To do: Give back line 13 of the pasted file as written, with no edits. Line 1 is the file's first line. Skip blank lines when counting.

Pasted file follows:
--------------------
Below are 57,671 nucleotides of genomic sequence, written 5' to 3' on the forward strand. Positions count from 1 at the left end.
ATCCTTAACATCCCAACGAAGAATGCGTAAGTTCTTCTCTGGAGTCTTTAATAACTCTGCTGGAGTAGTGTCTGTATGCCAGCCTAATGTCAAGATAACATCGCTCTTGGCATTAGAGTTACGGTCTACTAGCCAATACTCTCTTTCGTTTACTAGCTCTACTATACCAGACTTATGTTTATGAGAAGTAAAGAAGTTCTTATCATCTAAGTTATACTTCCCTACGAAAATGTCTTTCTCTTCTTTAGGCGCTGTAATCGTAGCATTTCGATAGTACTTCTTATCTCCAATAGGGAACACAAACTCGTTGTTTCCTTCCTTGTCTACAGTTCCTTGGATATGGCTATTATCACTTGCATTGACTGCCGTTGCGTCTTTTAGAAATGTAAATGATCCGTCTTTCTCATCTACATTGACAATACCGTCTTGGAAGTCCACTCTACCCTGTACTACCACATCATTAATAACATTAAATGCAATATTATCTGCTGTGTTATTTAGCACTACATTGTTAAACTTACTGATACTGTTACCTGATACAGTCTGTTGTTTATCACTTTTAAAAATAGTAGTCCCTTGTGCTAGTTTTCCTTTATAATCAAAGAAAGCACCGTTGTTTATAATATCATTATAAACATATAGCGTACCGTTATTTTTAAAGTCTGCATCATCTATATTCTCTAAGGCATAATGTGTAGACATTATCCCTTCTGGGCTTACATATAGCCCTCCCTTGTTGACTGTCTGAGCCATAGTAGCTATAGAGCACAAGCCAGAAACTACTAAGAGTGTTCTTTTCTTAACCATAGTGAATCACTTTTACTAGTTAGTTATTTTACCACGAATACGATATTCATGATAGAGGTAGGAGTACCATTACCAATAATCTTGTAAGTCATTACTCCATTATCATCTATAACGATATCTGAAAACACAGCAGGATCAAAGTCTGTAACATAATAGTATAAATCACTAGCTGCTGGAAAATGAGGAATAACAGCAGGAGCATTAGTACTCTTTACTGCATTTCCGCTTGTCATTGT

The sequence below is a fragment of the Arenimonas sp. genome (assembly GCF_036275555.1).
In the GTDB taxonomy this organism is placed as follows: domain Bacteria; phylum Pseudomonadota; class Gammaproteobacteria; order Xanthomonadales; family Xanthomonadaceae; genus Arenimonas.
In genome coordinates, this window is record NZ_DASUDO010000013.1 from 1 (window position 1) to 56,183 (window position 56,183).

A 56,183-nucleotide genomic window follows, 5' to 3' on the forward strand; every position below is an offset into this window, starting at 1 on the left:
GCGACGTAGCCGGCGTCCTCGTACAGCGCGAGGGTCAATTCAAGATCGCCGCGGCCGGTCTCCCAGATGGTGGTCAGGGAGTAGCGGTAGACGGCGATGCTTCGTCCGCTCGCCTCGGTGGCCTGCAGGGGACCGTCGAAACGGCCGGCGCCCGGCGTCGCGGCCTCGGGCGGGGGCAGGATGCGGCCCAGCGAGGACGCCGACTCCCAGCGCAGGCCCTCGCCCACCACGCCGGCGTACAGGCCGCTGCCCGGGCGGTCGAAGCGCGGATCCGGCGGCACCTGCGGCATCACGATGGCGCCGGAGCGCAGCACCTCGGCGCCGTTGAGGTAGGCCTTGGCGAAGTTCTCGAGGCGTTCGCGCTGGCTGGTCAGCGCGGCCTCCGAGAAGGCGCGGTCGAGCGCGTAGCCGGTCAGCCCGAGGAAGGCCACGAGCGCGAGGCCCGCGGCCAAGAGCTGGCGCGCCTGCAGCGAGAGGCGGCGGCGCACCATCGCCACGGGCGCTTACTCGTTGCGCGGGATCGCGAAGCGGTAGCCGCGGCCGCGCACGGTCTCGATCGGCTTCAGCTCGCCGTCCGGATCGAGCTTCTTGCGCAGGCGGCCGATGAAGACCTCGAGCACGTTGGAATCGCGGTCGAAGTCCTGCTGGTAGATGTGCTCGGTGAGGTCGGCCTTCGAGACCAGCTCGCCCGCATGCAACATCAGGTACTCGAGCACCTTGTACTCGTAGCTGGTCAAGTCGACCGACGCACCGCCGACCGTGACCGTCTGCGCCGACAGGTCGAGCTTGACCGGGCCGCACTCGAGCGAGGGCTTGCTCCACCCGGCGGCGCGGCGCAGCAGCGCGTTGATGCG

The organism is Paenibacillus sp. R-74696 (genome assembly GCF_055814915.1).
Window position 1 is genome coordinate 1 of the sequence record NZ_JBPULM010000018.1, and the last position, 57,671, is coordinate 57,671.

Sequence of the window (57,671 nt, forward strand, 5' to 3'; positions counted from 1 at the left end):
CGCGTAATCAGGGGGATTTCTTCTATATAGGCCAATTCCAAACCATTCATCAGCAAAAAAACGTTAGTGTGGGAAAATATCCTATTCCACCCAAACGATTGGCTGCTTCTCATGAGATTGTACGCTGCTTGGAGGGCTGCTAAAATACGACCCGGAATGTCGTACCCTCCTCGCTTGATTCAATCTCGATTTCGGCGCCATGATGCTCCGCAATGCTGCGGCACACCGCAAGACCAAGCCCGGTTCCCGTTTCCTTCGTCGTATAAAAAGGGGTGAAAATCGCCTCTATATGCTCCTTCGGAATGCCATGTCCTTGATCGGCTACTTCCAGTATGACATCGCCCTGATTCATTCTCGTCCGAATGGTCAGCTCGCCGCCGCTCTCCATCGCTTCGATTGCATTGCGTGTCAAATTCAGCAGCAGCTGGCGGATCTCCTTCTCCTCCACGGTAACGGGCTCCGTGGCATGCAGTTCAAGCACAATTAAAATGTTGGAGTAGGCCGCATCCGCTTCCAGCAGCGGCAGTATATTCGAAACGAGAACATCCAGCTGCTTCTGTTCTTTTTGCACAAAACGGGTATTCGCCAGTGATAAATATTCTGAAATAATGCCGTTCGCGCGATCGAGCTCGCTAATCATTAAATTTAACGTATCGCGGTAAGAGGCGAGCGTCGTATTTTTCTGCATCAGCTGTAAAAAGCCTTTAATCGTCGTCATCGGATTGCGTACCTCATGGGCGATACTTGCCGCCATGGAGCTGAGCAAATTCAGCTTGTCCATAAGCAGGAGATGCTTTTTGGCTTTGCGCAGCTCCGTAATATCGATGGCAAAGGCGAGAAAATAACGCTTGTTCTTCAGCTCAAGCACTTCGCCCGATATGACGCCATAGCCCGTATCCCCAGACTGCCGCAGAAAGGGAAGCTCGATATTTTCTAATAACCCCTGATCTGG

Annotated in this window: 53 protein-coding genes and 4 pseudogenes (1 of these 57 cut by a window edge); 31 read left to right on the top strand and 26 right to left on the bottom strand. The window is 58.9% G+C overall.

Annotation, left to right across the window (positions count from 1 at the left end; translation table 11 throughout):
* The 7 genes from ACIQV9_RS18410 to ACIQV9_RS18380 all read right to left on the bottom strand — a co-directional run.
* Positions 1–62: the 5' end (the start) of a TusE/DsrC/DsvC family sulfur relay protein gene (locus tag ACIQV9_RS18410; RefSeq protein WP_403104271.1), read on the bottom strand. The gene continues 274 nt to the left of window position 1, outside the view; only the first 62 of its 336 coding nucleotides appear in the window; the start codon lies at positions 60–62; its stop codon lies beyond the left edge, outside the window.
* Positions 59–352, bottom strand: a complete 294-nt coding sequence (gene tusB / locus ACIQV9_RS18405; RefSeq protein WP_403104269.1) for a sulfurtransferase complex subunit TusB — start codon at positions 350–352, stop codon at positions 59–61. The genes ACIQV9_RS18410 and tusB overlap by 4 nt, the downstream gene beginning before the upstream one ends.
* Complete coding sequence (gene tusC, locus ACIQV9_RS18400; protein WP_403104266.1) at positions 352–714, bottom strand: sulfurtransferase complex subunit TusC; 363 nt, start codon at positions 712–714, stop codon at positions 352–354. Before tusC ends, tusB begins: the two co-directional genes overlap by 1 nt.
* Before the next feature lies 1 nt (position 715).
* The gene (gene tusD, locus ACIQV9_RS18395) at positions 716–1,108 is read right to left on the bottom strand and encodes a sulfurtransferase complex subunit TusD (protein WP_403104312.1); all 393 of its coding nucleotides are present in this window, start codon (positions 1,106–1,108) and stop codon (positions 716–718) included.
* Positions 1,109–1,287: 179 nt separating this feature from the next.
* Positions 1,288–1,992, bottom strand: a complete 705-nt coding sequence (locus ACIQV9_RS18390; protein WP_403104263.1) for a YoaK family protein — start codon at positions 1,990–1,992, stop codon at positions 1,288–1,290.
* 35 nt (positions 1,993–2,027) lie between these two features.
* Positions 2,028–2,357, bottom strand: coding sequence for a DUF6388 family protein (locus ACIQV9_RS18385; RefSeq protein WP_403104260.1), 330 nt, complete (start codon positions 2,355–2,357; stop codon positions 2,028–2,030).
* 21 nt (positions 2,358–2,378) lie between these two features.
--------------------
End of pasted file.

Annotation, left to right across the window (positions count from 1 at the left end; translation table 11 throughout):